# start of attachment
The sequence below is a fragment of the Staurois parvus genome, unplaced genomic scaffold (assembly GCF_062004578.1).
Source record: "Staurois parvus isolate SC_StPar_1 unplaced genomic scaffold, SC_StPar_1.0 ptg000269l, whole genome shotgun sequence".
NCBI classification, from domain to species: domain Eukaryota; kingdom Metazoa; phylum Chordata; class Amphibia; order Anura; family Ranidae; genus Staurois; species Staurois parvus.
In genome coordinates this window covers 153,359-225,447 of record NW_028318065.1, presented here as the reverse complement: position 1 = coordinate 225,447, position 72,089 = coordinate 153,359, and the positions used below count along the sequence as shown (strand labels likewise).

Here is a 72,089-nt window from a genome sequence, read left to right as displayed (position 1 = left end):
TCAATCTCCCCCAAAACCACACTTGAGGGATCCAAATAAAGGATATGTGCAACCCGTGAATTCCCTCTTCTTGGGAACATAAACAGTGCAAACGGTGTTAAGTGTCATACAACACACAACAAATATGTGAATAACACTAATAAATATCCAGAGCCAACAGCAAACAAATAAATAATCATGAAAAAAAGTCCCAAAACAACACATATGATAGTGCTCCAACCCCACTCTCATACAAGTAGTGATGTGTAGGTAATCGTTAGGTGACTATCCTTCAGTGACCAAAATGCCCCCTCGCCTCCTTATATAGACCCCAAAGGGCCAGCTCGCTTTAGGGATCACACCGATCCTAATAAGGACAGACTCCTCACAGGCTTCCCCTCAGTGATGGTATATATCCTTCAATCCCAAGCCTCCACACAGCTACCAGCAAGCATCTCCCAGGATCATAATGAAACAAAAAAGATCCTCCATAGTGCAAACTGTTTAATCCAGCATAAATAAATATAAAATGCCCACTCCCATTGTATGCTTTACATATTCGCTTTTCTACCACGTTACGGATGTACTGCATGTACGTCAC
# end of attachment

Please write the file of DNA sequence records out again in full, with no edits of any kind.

The sequence below is a fragment of the Staurois parvus genome, unplaced genomic scaffold (assembly GCF_062004578.1).
Source record: "Staurois parvus isolate SC_StPar_1 unplaced genomic scaffold, SC_StPar_1.0 ptg000269l, whole genome shotgun sequence".
NCBI classification, from domain to species: domain Eukaryota; kingdom Metazoa; phylum Chordata; class Amphibia; order Anura; family Ranidae; genus Staurois; species Staurois parvus.
In genome coordinates this window covers 153,359-225,447 of record NW_028318065.1, presented here as the reverse complement: position 1 = coordinate 225,447, position 72,089 = coordinate 153,359, and the positions used below count along the sequence as shown (strand labels likewise).

Here is a 72,089-nt window from a genome sequence, read left to right as displayed (position 1 = left end):
TCAATCTCCCCCAAAACCACACTTGAGGGATCCAAATAAAGGATATGTGCAACCCGTGAATTCCCTCTTCTTGGGAACATAAACAGTGCAAACGGTGTTAAGTGTCATACAACACACAACAAATATGTGAATAACACTAATAAATATCCAGAGCCAACAGCAAACAAATAAATAATCATGAAAAAAAGTCCCAAAACAACACATATGATAGTGCTCCAACCCCACTCTCATACAAGTAGTGATGTGTAGGTAATCGTTAGGTGACTATCCTTCAGTGACCAAAATGCCCCCTCGCCTCCTTATATAGACCCCAAAGGGCCAGCTCGCTTTAGGGATCACACCGATCCTAATAAGGACAGACTCCTCACAGGCTTCCCCTCAGTGATGGTATATATCCTTCAATCCCAAGCCTCCACACAGCTACCAGCAAGCATCTCCCAGGATCATAATGAAACAAAAAAGATCCTCCATAGTGCAAACTGTTTAATCCAGCATAAATAAATATAAAATGCCCACTCCCATTGTATGCTTTACATATTCGCTTTTCTACCACGTTACGGATGTACTGCATGTACGTCAC